ASIA

Two Indonesians Arrested in Failed Bomb Attack

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Police officers and a sniffer dog patrol in Indonesia. (Photo: Reuters)Police officers and a sniffer dog patrol in Indonesia. (Photo: Reuters)

Police officers and a sniffer dog patrol in Indonesia. (Photo: Reuters)Police officers and a sniffer dog patrol in Indonesia. (Photo: Reuters)

JAKARTA, Indonesia—A man threw a pipe bomb at an Indonesian provincial governor while he was on a stage but the device packed with nails failed to explode, police said on Monday after arresting the suspect and a second man. No one was injured.

South Sulawesi Gov Syahrul Yasin Limpo was attending a ceremony commemorating the anniversary of his political party, the Golkar party, in the provincial capital, Makassar. Police are investigating whether Sunday’s failed attack was linked to a known terrorism group or to the next gubernatorial election. Limpo is seeking re-election in the January poll.

White smoke poured out of the pipe bomb but it did not explode, said national police spokesman Brig-Gen Boy Rafli Amar.

The suspect, Awaluddin Nasir, 25, was beaten up by the crowd and arrested just after allegedly tossing the device.

Nasir led police to another suspect late on Sunday, and security forces are still searching for at least two other men who escaped during a police raid near Pamajengang Village. Dozens of officers are now surrounding the area.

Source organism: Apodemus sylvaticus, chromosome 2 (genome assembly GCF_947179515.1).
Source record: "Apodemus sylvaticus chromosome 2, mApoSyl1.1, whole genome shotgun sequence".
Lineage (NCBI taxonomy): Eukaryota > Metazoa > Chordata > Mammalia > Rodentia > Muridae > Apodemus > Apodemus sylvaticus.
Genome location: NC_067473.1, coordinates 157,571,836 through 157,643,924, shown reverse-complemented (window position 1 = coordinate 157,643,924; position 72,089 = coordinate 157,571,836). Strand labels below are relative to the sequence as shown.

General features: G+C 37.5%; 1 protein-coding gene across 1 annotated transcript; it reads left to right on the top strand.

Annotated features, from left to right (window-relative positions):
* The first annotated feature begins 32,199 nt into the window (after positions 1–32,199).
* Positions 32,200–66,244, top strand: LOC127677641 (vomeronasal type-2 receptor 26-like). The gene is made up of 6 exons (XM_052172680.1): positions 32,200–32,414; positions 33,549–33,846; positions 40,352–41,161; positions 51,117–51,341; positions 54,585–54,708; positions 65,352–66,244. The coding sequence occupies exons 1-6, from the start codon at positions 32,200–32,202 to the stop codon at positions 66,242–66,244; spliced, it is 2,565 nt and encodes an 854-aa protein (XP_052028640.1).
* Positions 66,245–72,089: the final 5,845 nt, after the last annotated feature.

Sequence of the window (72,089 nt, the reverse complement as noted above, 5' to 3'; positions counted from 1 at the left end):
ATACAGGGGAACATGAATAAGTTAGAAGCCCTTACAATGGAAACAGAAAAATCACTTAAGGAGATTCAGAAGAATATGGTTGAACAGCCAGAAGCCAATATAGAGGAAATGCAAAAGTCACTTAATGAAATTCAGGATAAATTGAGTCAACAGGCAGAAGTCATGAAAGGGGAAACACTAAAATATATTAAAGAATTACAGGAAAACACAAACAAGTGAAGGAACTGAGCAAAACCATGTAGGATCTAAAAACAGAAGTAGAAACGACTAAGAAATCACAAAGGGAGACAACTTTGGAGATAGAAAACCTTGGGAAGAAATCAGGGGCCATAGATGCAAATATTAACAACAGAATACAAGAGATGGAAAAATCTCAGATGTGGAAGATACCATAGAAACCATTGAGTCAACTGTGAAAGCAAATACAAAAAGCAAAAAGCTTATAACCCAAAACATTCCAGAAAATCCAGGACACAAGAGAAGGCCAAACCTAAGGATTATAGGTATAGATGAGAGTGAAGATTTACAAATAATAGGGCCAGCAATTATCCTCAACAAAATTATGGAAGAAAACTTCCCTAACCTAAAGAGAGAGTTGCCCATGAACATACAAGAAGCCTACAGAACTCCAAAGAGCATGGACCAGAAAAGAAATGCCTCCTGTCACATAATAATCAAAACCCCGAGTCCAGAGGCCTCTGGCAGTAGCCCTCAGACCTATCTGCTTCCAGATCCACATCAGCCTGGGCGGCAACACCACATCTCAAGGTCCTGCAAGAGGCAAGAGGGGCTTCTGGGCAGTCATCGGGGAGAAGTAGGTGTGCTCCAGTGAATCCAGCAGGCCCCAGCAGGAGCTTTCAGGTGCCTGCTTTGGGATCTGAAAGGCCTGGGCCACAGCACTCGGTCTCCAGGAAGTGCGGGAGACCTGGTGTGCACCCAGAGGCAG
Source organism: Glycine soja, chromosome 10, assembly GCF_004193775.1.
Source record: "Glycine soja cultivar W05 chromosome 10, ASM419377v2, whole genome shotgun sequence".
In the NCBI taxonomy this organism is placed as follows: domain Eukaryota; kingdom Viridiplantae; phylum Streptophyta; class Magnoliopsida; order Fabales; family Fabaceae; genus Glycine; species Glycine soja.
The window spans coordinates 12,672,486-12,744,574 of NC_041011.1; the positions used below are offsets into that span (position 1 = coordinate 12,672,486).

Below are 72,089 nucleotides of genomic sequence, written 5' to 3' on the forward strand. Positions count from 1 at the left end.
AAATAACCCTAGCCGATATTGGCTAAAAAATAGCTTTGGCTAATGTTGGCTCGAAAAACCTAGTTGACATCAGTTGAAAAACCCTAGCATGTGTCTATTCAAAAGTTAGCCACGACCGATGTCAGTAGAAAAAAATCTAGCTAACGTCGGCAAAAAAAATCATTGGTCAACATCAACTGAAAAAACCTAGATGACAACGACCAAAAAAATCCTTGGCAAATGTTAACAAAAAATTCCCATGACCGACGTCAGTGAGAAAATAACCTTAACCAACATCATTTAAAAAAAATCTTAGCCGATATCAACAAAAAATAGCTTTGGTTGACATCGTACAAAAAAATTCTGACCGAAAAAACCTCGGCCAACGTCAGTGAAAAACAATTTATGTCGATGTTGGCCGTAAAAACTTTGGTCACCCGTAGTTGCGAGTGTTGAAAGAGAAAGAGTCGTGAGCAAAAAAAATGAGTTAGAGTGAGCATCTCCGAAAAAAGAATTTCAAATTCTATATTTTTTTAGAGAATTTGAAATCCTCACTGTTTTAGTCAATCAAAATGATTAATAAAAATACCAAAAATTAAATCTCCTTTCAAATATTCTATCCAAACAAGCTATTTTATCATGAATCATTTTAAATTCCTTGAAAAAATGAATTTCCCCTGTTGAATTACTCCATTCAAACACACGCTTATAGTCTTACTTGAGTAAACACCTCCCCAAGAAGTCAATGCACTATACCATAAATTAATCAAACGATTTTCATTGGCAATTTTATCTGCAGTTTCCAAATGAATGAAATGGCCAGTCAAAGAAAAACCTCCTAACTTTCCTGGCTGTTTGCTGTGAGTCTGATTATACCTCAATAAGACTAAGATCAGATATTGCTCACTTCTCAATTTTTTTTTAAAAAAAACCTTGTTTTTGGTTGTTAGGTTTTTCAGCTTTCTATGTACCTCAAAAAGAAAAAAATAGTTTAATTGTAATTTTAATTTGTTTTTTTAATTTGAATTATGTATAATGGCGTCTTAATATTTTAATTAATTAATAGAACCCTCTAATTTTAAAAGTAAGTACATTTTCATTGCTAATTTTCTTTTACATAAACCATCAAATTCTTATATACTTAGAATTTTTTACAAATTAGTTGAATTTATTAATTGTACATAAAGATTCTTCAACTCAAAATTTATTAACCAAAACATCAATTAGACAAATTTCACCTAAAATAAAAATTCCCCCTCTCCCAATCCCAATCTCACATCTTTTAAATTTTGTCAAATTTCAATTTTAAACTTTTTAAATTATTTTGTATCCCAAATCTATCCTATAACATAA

Police seized a homemade bomb and two guns and are investigating a possible terrorism link. “We found similarities with the explosive used by a terrorist group in Poso,” Amar said.

Poso was a flashpoint for violence between Christians and Muslims in which more than 1,000 people died in 2001 and 2002. Authorities believe the district is now a terrorist hotbed.

Indonesia has been battling terrorists since the 2002 bombings on the resort island of Bali that killed 202 people, mostly foreign tourists.

Terrorist attacks aimed at foreigners have been largely replaced in recent years by smaller, less deadly strikes targeting government, mainly police and anti-terrorism forces.


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